Explaining Sqrrl Investment Details Terminology

Certain complications surround in the minds of users concerning what a particular term on their Sqrrl Investment Details Page and Dashboard constitutes for. For those cases, we’ve prepared this handy guide that will help you out!

Have a look:

Account Balance

This is the current value of your investments, based on the latest available Net Asset Value (NAV) of the mutual fund schemes you are invested in.

Amount Invested

This is the net amount you have currently invested (i.e., principal value) after subtracting any withdrawals you may have made.

Important information if you switched from Regular Mutual Funds to Direct Mutual Funds:

The amount invested will be the switched amount, rather than the actual amount invested till the time of switch. Think of it as a sort of account reset, where the investment in direct plans at the time of switch becomes the base amount.


This is the difference between the current value and the amount invested. This can also be referred to as “Unrealised Gains” as these gains are only notional till you actually withdraw the full amount.

Returns/Net Gains in Percentage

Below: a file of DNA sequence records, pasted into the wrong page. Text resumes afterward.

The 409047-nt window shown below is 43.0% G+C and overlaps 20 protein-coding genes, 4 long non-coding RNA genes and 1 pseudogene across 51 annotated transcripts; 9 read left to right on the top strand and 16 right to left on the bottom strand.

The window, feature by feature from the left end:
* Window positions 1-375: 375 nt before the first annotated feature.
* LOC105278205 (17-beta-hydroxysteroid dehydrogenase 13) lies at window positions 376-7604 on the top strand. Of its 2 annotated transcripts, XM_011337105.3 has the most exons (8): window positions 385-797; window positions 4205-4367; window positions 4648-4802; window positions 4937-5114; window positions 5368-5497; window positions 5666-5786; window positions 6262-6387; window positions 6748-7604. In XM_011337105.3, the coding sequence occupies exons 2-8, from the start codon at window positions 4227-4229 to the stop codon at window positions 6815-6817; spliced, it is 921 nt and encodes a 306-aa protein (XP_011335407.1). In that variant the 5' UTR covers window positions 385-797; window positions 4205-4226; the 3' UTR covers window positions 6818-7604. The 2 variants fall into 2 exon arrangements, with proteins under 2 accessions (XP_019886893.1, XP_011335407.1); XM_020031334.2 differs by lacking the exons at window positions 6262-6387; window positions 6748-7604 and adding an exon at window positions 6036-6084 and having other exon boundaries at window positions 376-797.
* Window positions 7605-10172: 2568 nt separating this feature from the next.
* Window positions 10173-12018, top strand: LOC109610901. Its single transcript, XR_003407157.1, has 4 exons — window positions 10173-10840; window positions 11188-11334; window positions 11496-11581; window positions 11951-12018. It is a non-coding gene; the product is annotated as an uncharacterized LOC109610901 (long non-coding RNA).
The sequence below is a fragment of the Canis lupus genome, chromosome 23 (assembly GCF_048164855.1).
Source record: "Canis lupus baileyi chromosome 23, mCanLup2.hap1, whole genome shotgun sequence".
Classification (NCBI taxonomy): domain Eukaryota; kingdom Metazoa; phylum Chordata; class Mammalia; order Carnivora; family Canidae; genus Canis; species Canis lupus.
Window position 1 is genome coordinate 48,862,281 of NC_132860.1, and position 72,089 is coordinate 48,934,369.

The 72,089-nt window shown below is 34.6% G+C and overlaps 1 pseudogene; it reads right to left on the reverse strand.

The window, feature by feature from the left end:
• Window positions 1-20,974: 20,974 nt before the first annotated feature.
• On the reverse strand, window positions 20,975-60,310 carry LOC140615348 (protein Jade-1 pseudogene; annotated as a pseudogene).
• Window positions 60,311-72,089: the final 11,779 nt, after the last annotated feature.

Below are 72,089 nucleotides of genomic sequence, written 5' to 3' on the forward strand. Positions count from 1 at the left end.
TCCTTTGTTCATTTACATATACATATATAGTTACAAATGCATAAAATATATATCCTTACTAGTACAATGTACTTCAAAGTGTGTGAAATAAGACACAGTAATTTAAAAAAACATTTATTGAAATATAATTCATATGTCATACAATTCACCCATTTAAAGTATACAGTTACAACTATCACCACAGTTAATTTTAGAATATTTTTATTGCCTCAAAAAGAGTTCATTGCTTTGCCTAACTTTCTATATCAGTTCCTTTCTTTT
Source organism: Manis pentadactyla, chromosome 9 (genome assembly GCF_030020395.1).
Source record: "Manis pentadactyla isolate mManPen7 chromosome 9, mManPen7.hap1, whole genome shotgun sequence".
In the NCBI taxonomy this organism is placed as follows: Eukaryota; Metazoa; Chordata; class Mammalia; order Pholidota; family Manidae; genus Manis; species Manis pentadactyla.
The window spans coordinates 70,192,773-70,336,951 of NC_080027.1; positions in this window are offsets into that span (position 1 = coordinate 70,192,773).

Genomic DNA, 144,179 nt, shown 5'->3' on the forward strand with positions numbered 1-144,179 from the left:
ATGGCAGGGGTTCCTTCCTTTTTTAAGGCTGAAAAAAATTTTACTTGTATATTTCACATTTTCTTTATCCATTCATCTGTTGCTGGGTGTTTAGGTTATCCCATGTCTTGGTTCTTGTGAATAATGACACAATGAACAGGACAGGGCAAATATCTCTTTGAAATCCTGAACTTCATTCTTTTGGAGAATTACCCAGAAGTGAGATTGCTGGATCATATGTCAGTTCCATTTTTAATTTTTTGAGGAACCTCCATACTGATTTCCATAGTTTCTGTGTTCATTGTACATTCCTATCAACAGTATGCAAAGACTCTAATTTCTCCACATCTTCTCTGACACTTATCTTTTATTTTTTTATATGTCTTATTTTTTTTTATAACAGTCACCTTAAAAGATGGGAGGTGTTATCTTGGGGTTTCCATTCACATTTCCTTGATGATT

There are two ways this percentage is calculated.

Absolute return

Shown for SIP, Axe Tax or long term (>1 year) goals, where the underlying funds are mostly Equity funds. This is simply the gain as a percentage of your investment. This should not be considered the annual rate of return, but only for the time the investment has been.

Example -Suppose an investment of Rs 1,000 was made five years ago and it has grown to Rs 1,300 today, then the absolute gain would be Rs 300, i.e., a 30 per cent growth. This 30 per cent return is absolute return.

Annualised Rate of Return (or XIRR)

Shown for Sqrrl Away or short term (< 1 year) goals, where the underlying funds are mostly Debt funds. This is the gain percentage computed as the annual rate of return on your investment. You can compare this with familiar interest rates like bank or deposits.

Annualized returns are calculated based on adding first year returns to the principal amount for calculation of next years returns and so on and so forth.


Written by

Vedant Kaushik